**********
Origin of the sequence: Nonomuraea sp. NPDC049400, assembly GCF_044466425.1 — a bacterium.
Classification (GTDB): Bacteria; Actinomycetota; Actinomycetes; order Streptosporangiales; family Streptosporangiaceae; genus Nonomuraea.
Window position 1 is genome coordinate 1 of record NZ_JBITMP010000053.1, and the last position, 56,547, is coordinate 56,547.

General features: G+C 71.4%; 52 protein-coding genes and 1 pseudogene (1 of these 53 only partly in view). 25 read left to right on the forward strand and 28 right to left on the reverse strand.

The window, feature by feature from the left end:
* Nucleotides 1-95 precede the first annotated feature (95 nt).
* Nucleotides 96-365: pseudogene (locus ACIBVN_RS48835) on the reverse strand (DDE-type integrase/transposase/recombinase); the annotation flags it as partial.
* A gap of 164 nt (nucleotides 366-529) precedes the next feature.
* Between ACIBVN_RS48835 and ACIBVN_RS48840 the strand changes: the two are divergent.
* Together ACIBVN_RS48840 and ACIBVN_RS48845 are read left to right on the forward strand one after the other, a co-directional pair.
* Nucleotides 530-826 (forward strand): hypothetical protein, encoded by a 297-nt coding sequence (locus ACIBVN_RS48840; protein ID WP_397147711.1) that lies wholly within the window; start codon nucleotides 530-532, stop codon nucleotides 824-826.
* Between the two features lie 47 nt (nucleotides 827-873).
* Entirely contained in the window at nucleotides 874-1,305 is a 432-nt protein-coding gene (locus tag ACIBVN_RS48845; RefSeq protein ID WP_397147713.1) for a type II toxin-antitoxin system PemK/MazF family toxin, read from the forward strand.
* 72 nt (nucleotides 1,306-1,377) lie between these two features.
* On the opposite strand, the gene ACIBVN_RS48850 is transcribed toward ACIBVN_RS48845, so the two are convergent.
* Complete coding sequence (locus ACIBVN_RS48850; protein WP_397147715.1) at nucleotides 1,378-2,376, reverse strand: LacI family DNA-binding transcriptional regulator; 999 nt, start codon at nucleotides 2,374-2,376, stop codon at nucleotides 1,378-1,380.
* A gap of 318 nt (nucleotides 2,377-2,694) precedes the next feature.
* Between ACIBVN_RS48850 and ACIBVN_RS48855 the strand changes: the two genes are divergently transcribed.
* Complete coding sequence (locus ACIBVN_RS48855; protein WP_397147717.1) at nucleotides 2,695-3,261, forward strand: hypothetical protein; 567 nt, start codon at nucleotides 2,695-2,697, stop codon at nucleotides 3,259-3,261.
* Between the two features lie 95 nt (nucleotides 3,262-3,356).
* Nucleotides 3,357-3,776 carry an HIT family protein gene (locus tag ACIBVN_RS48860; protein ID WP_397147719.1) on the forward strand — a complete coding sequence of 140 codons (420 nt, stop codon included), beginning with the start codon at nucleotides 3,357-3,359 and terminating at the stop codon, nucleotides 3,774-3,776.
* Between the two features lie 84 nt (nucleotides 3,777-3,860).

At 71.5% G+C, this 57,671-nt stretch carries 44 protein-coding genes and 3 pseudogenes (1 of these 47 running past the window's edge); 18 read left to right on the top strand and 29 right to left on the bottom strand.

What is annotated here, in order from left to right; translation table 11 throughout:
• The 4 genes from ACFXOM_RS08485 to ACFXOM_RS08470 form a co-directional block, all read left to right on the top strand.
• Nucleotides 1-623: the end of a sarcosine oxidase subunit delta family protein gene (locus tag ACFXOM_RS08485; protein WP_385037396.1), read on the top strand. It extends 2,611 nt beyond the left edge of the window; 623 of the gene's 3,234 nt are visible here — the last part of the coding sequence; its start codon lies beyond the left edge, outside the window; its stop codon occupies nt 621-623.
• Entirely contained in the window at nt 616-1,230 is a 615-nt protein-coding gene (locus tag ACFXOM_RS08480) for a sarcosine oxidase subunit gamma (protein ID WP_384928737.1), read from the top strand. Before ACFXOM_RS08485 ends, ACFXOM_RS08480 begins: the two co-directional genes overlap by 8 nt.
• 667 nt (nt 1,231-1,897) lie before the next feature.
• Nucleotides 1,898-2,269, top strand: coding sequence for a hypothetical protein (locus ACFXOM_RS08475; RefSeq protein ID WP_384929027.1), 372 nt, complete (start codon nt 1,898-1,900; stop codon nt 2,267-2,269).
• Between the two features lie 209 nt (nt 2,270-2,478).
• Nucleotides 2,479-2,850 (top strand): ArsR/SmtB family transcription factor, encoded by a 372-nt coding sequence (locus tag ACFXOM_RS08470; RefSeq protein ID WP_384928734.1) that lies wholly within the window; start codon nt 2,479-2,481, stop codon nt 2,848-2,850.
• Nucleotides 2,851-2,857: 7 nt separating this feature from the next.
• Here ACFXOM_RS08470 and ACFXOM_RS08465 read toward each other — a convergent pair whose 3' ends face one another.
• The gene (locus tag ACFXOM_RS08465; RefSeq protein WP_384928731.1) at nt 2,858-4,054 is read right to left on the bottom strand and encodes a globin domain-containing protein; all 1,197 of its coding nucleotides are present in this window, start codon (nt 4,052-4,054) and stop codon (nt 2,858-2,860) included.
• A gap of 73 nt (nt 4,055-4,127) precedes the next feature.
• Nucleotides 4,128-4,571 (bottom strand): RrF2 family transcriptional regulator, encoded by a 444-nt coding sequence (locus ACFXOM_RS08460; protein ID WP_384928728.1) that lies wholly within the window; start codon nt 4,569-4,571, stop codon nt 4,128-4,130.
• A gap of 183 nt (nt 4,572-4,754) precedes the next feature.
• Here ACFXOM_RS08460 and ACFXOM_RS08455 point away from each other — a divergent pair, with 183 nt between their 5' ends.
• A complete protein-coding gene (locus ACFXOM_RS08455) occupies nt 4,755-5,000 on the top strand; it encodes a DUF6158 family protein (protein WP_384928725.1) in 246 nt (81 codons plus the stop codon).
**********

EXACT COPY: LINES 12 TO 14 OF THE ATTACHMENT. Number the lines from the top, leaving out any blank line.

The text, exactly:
* Between the two features lie 47 nt (nucleotides 827-873).
* Entirely contained in the window at nucleotides 874-1,305 is a 432-nt protein-coding gene (locus tag ACIBVN_RS48845; RefSeq protein ID WP_397147713.1) for a type II toxin-antitoxin system PemK/MazF family toxin, read from the forward strand.
* 72 nt (nucleotides 1,306-1,377) lie between these two features.